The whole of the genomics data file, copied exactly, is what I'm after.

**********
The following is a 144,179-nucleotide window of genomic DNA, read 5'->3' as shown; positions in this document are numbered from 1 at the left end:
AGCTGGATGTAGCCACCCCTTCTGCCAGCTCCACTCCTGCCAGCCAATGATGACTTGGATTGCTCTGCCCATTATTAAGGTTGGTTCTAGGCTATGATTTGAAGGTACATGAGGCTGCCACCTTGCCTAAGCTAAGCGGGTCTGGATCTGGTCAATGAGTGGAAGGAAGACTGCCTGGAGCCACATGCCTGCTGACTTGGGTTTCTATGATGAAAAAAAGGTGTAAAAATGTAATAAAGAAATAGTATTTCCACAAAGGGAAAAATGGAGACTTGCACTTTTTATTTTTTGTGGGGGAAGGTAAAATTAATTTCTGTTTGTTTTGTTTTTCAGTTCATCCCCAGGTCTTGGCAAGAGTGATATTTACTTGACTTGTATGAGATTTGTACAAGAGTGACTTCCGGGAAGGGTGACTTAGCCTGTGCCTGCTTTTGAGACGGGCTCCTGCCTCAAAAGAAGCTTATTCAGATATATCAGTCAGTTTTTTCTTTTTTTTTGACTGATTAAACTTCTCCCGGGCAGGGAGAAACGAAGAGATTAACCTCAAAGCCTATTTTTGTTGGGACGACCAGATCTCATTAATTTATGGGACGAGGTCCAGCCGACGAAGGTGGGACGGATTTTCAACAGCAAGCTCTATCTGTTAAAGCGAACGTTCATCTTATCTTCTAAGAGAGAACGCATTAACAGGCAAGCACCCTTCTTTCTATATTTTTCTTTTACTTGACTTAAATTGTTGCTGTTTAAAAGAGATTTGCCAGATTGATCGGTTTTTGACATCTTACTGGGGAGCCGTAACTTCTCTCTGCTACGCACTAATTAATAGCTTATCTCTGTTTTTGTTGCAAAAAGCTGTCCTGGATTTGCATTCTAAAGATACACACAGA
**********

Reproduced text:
The following is a 144,179-nucleotide window of genomic DNA, read 5'->3' as shown; positions in this document are numbered from 1 at the left end:
AGCTGGATGTAGCCACCCCTTCTGCCAGCTCCACTCCTGCCAGCCAATGATGACTTGGATTGCTCTGCCCATTATTAAGGTTGGTTCTAGGCTATGATTTGAAGGTACATGAGGCTGCCACCTTGCCTAAGCTAAGCGGGTCTGGATCTGGTCAATGAGTGGAAGGAAGACTGCCTGGAGCCACATGCCTGCTGACTTGGGTTTCTATGATGAAAAAAAGGTGTAAAAATGTAATAAAGAAATAGTATTTCCACAAAGGGAAAAATGGAGACTTGCACTTTTTATTTTTTGTGGGGGAAGGTAAAATTAATTTCTGTTTGTTTTGTTTTTCAGTTCATCCCCAGGTCTTGGCAAGAGTGATATTTACTTGACTTGTATGAGATTTGTACAAGAGTGACTTCCGGGAAGGGTGACTTAGCCTGTGCCTGCTTTTGAGACGGGCTCCTGCCTCAAAAGAAGCTTATTCAGATATATCAGTCAGTTTTTTCTTTTTTTTTGACTGATTAAACTTCTCCCGGGCAGGGAGAAACGAAGAGATTAACCTCAAAGCCTATTTTTGTTGGGACGACCAGATCTCATTAATTTATGGGACGAGGTCCAGCCGACGAAGGTGGGACGGATTTTCAACAGCAAGCTCTATCTGTTAAAGCGAACGTTCATCTTATCTTCTAAGAGAGAACGCATTAACAGGCAAGCACCCTTCTTTCTATATTTTTCTTTTACTTGACTTAAATTGTTGCTGTTTAAAAGAGATTTGCCAGATTGATCGGTTTTTGACATCTTACTGGGGAGCCGTAACTTCTCTCTGCTACGCACTAATTAATAGCTTATCTCTGTTTTTGTTGCAAAAAGCTGTCCTGGATTTGCATTCTAAAGATACACACAGA